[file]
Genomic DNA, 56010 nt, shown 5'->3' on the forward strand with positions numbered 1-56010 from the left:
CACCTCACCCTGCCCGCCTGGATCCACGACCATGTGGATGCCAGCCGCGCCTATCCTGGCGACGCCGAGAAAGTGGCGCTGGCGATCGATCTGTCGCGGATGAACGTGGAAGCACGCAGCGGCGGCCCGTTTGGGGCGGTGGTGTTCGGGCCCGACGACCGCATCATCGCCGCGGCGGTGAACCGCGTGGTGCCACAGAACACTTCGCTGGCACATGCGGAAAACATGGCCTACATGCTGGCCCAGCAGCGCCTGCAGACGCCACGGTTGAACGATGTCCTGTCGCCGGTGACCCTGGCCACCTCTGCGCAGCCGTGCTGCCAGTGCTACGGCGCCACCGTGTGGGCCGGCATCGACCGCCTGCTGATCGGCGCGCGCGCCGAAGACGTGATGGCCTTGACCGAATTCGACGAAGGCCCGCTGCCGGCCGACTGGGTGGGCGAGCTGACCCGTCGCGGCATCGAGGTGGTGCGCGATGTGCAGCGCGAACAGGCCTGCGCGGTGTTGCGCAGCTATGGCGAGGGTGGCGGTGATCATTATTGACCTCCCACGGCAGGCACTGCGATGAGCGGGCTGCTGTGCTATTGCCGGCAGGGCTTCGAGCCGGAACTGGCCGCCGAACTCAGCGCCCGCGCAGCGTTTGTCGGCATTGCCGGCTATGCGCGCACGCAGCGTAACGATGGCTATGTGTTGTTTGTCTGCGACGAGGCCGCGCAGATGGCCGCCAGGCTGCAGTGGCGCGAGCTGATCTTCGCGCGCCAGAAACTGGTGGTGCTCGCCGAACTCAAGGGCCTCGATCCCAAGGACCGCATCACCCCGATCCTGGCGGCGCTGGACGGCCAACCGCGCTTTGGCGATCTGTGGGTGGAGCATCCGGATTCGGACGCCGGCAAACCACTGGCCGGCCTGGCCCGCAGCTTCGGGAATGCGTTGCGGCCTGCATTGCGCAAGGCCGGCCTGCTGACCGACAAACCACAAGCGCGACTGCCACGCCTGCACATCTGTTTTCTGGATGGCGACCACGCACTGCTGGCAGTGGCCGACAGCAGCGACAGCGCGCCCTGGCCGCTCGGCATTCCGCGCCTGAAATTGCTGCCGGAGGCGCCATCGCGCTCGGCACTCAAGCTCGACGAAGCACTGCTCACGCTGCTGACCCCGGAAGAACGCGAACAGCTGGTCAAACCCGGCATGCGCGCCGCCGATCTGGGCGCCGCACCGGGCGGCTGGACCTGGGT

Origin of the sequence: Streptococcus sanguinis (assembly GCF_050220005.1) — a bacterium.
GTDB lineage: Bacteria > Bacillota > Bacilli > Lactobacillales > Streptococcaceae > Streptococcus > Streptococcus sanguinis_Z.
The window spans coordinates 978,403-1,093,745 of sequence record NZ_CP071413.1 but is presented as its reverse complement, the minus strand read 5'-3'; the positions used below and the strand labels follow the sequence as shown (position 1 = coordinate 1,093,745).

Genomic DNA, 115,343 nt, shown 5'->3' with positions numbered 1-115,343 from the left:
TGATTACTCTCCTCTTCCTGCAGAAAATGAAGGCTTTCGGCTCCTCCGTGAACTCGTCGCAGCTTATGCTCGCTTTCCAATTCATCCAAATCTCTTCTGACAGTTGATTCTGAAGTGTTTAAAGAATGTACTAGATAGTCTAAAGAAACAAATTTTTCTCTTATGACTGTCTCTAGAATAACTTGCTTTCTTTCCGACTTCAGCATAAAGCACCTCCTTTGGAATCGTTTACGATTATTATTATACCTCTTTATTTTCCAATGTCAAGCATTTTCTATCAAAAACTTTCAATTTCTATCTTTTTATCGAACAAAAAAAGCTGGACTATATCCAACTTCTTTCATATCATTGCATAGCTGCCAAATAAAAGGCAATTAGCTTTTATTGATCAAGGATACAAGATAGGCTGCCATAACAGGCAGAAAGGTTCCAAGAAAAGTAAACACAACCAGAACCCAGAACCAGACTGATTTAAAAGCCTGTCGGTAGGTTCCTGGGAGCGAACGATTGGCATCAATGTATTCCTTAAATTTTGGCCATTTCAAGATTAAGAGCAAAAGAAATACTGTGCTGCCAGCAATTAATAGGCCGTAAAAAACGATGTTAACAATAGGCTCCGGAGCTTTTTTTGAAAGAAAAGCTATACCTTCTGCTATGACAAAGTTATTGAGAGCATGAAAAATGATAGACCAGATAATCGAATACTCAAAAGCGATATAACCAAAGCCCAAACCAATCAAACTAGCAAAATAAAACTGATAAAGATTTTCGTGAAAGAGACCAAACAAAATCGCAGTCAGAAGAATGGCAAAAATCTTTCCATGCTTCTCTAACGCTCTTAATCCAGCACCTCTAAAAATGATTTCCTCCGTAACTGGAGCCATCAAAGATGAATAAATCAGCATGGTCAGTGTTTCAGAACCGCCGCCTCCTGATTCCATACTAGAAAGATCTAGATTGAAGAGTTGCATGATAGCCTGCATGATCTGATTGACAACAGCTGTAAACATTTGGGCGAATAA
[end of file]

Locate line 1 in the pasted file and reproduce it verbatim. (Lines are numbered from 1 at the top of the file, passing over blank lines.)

Genomic DNA, 56010 nt, shown 5'->3' on the forward strand with positions numbered 1-56010 from the left: